Celesse Legrand. Exterior. June 24th , 2017.
Dualchas Architects definitely made the most of the views when they designed this house in the UK. It stands on a site that overlooks Loch Dunvegan and it has floor-to-ceiling windows in every room, including the bathroom. Every window captures a different part of the view and together they frame the whole panorama beautifully. The view is definitely important but so is having a comfortable place from where to enjoy it. Architect Olga Freiman designed this beautiful retreat in Moscow, Russia and made sure to have a cozy lounge area facing the panorama framed by the full-height glass wall.
The pools are created out of modified shipping containers measuring 8 x 20 ft (2.4 x 6 m). The design presents multiple advantages such as the fact that the structure can be relocated and transported to pretty much any location worldwide. In addition, a shipping container pool can be set up in minutes and it can also be enjoyed throughout the year thanks to the built-in heater. The heater can increate the temperature of the water to 30 degrees Celsius even in a -10 degrees Celsius temperature. A divider can be added if desired to transform a section of the pool into a hot tub. The installation of the pool is simple and can be done by local professionals or by the clients themselves. The ground needs to be prepped and Mudpools suggests two common and effective methods that can be used: a concrete slab or 8” of compacted gravel. Of course, lots of alternatives also exist.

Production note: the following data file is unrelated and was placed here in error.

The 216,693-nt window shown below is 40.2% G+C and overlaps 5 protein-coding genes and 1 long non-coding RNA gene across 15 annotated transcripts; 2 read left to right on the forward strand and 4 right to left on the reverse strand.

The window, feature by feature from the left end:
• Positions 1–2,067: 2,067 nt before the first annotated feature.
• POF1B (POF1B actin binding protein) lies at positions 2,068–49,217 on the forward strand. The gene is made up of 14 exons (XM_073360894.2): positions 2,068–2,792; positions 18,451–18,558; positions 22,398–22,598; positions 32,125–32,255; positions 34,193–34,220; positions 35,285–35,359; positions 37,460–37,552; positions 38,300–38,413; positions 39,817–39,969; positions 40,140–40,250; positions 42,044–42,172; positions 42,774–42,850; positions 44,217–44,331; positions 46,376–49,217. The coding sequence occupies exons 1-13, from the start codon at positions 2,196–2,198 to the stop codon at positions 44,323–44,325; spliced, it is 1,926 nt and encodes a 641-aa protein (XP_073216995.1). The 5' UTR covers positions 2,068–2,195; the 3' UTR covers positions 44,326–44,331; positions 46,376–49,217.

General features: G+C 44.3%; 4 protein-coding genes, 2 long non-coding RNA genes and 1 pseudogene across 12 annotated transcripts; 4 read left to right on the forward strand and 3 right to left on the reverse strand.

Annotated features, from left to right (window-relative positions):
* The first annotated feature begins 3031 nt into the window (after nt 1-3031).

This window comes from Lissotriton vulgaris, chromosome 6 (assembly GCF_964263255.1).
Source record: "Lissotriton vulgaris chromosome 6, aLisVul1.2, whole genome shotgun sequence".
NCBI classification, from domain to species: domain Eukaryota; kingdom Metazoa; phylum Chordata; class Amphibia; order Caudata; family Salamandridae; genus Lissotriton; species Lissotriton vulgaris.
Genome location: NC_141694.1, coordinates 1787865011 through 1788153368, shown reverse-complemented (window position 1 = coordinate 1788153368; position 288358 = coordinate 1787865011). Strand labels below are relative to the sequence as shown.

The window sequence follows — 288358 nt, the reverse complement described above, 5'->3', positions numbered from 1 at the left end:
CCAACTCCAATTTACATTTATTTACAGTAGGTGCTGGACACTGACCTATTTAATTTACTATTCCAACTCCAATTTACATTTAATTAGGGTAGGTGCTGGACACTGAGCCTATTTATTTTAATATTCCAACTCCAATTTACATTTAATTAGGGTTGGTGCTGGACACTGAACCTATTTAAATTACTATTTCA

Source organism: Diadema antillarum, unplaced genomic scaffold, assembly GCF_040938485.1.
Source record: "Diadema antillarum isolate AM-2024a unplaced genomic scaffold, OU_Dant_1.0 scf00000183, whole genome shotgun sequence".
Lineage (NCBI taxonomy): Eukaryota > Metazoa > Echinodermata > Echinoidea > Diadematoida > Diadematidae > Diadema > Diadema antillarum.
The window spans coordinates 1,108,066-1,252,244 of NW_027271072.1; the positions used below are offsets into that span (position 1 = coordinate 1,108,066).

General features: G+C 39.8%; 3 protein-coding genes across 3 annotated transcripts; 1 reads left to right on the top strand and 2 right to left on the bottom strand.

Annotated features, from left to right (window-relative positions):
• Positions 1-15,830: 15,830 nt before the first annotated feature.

The magnificent view of the ocean which can be admired from the bedroom but also from the living areas make this residence a dream home. The building is located in Carmel, California and was designed by Sagan Piechota Architecture. It’s a contemporary, two-storey home placed on a remote and extraordinary site. When designing this retreat in Anguilla, in British West Indies, duo Frank Alfred Hamilton and Cecconi Simone chose to use a palette of simple and neutral materials and colors and to let the views become the focal point and the main attraction. They enter the house and they complement the interior decor while also opening up the spaces.
When they were asked to design an extension for a house in Bedford Hills, NY that dated back to 1974, Robert Siegel Architects envisioned the new structure as a modern, bright and open volume, with the new master bedroom framed by floor-to-ceiling windows and with a small terrace on the side. That’s exactly how they designed it. This is the Observation House, a structure situated on a hill, in the highest portion of a village in Bulgaria. The site was chosen for its panoramic views and the landscape that surrounds so, naturally, the I/O Architects team looked for ways to highlight these features and to turn them into focal points. They managed to do that by designing the house with glass walls on all sides.
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